The giant strides of Bangladesh's economy

  • With a vibrant and rising economy, it has left Pakistan far behind and is raring to take its rightful place in the comity of nations
Published November 17, 2022
Bangladeshi women work at a garment factory in Gazipur on the outskirts of Dhaka. Photo: AFP
Bangladeshi women work at a garment factory in Gazipur on the outskirts of Dhaka. Photo: AFP

My Bengal of Gold,

I love you,

Forever your skies,

Your air set my heart in tune,

As if it were a flute.

The above lines are from a 1905 song Amar Shonar Bangla written and composed by the Bengali poet Rabindranath Tagore. The first ten lines of it were adopted in 1972 as the Bangladesh national anthem. The word shonar literally means 'made of gold', but in the song shonar Bangla may be interpreted to either express the preciousness of Bengal or a reference to the colour of paddy fields before harvest.

Bangladesh today has come a long way from the struggling economy of its initial years, when it was labeled as a "basket case" by Henry Kissinger, the US secretary of state in 1972. Although Bengalis were the forerunners of the Pakistan movement, they got disenchanted by the west Pakistanis’ attitude and broke away in 1971.

Pakistan’s two wings were united by religion but their peoples were separated by culture, physical features, and 1,000 miles of Indian territory. What is now called Bangladesh is part of the historic region of Bengal, the northeast portion of the Indian subcontinent.

Bangladesh consists primarily of East Bengal plus the Sylhet district of the Indian state of Assam. The earliest reference to the region was to a kingdom called Vanga, or Banga (c. 1000 B.C.). Buddhists ruled for centuries, but by the 10th century Bengal was primarily Hindu.

In 1576, Bengal became part of the Mogul Empire, and the majority of East Bengalis converted to Islam. Bengal was ruled by British India from 1757 until Britain withdrew in 1947, and Pakistan was founded out of the two predominantly Muslim regions of the Indian subcontinent.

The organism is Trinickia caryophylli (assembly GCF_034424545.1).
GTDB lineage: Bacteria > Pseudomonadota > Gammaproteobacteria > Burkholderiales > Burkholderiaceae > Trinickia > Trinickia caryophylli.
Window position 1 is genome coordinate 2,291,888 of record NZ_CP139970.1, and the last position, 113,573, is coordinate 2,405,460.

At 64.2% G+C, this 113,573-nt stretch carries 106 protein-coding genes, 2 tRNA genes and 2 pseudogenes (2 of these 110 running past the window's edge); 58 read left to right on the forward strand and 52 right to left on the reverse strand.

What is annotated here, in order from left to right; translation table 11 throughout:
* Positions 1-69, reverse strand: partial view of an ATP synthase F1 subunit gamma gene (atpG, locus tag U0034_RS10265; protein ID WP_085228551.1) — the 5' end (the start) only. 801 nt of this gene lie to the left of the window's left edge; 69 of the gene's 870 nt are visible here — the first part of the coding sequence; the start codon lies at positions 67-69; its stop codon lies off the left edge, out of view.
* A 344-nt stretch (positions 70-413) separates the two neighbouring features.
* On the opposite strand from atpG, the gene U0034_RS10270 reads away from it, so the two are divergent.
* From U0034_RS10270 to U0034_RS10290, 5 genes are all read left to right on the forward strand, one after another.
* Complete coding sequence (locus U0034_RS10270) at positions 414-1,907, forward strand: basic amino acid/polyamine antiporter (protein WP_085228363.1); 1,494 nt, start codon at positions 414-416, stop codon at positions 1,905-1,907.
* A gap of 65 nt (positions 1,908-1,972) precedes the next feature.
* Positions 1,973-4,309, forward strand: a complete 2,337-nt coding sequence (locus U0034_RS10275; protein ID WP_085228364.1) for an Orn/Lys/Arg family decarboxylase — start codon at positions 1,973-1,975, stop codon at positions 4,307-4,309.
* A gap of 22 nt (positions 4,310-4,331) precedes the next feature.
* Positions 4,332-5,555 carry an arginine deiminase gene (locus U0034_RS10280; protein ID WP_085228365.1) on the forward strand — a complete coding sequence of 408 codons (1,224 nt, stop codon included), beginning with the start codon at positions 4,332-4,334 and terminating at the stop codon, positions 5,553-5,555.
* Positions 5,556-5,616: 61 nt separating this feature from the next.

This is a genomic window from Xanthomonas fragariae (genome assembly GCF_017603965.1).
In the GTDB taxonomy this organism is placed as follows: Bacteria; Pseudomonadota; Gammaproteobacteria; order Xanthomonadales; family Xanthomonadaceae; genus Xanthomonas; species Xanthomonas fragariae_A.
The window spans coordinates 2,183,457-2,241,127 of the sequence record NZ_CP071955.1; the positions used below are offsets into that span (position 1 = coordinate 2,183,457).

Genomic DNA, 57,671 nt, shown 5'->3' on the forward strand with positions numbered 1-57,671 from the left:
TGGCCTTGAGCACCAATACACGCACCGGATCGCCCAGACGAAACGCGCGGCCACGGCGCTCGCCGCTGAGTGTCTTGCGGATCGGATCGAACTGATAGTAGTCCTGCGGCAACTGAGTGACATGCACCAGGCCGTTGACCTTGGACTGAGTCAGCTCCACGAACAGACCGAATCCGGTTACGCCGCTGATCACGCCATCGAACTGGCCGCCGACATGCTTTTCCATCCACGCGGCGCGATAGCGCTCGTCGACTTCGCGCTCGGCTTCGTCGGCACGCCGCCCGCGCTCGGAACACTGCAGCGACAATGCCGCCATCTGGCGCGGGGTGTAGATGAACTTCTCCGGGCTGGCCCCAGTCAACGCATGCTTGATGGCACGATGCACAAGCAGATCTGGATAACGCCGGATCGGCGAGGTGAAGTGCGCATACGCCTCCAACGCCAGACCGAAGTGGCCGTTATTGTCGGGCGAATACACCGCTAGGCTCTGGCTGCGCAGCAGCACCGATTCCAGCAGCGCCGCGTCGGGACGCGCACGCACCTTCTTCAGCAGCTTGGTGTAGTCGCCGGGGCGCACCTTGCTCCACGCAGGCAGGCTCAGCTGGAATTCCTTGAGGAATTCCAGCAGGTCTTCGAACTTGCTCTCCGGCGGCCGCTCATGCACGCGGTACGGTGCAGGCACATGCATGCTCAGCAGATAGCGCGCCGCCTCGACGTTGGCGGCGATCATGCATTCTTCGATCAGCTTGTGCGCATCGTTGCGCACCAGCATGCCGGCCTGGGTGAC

Strife and turmoil have been the destiny of Bangladeshi history. Its founding president Sheikh Mujibur was assassinated in 1975, as was the next president, Zia ur-Rahman.

On March 24, 1982, General Hossain Mohammad Ershad, chief of army staff, took control in a bloodless coup but was forced to resign on December 6, 1990, amid violent protests and numerous allegations of corruption.

A succession of prime ministers governed in the 1990s, including Khaleda Zia, wife of assassinated president Zia ur-Rahman, and Sheikh Hasina Wajid, the daughter of Sheikh Mujibur. Prime Minister Sheikh Hasina completed her five-year term as prime minister in July 2000—the first leader to do so.

In October 2006 violence erupted when Zia's term ended and President Ahmed took over as the head of a caretaker administration. After a two-year period, despite the country having been inflicted by cyclones and torrential rains, elections were held and Sheikh Hasina Wajid was elected as the Prime Minister in January 2009.